- Providing insufficient or wrong information. Particularly telephone numbers. Releases must be complete, accurate and specific.
- Writing too long. They should be no longer than two pages, preferably one page.
- Sending it too late. For local newspapers, mail or fax it at least two weeks before an event, preferably three or four.
- Sending a release with no news value. News is what happens that is different. If it isn't different, it isn't news.
- Blatant commercialism. Using flowery words and phrases such as "spectacular," "incredible" and "the only one of its kind."
- Omitting a contact name and phone number. At the top of the first page in the left corner, let editors know who they can call if they have questions.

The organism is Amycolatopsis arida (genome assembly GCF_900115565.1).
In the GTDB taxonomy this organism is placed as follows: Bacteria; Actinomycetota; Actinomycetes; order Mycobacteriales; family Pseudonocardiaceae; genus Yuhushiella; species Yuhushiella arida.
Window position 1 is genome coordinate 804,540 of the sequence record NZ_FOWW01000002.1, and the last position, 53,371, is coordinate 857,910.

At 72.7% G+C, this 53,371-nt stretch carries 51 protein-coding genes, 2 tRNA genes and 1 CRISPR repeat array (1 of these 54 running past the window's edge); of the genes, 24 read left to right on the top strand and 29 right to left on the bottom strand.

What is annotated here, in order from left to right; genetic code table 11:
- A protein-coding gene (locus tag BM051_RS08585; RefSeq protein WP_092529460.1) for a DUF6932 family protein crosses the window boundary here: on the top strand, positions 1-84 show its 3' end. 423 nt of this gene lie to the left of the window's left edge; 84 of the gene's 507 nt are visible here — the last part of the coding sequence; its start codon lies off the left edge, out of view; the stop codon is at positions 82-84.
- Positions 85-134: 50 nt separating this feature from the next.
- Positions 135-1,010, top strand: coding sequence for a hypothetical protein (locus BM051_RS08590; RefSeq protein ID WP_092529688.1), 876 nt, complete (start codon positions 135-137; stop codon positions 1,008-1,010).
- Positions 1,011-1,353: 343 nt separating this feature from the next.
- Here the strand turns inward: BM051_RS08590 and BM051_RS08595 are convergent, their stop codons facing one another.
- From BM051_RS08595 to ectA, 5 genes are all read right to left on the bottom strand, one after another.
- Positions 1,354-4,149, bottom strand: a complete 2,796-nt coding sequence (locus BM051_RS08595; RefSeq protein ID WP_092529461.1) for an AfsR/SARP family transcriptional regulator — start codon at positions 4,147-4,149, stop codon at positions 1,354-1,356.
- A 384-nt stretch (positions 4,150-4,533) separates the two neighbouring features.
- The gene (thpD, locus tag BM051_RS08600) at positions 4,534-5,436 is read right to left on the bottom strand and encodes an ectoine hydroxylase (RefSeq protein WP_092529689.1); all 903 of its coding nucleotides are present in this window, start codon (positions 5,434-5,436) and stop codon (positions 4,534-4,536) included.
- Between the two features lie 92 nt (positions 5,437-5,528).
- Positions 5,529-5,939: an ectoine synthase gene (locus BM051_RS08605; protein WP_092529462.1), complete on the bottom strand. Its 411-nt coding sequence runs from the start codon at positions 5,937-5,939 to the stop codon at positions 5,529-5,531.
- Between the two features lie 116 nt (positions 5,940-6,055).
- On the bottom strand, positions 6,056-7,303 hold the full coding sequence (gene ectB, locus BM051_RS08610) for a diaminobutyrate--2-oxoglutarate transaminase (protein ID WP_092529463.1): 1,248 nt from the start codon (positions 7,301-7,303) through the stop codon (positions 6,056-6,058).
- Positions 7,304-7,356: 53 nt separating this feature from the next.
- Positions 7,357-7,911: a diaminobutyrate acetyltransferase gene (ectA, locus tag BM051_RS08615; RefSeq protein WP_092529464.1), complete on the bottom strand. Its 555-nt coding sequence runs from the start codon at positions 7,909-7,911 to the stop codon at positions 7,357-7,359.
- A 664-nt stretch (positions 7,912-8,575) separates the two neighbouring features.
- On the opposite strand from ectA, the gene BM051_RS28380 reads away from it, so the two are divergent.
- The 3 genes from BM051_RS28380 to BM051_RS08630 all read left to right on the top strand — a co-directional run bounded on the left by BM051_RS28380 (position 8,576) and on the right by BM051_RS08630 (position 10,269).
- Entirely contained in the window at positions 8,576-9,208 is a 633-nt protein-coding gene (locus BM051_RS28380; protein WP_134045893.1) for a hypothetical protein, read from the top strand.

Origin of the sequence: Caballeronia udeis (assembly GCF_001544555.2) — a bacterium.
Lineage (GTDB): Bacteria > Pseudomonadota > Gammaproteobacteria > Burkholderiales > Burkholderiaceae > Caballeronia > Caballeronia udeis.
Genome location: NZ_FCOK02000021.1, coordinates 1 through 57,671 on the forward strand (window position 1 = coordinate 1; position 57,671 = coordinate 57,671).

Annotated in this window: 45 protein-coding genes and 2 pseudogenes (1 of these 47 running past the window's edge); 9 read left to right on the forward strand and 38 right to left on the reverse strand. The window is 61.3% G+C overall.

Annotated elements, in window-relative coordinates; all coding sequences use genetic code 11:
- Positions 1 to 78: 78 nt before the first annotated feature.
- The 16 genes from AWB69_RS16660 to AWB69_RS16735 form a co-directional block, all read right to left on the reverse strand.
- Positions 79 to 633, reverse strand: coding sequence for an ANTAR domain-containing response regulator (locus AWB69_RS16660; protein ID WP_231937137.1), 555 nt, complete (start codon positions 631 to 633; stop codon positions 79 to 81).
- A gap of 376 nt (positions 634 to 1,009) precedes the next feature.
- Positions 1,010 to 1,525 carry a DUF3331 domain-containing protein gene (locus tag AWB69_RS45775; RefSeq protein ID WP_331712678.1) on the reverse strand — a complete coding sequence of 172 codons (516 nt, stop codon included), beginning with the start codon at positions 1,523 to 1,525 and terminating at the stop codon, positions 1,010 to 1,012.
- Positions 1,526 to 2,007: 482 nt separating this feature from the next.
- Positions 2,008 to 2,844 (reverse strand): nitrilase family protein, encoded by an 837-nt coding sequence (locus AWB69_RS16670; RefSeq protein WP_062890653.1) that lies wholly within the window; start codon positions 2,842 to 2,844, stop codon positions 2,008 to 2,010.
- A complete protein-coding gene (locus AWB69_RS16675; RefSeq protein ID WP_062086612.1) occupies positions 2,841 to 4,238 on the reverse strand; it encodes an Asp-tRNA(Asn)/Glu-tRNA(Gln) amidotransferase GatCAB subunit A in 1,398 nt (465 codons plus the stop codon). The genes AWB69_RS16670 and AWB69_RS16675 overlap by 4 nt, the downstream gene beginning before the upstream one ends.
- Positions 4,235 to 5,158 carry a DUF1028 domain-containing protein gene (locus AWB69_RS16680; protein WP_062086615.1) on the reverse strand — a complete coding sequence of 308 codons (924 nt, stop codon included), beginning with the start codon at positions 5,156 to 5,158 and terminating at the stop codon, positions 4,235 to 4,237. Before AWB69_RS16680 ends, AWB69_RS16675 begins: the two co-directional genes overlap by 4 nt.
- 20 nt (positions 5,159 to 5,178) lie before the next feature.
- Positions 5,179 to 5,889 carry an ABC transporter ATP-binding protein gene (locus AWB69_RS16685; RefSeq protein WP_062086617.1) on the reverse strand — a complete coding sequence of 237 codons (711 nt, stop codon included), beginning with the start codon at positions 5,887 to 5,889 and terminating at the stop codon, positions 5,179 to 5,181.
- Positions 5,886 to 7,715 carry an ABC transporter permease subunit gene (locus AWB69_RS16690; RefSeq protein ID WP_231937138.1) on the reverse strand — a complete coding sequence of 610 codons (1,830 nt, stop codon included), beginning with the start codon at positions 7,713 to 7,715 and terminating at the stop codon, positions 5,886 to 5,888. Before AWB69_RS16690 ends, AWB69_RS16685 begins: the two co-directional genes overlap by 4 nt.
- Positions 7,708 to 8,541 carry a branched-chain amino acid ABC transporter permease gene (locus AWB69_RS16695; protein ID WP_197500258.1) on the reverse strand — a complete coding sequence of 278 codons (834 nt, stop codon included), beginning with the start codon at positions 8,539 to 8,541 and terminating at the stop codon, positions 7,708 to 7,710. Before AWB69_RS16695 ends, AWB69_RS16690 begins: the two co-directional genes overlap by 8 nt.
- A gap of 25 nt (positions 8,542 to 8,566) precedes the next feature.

- Calling after you send a release. Questions like "Did you get my news release?" or "Do you know when it will be printed?" will brand you as a pest. Don't follow up with a phone call to see if the media got your release, unless you are absolutely sure that someone in the newsroom will check for you. Most reporters and editors don't have time.
This piece was submitted By Joan Stewart, a publicity expert, workshop presenter and publisher of The Publicity Hound, a bi-monthly subscription newsletter on how to get free publicity. She can be reached at firstname.lastname@example.org. Or visit her on the web at http://www.publicityhound.com where you can find more publicity tips, topics covered in all her back issues and information on how to order a sample copy of The Publicity Hound.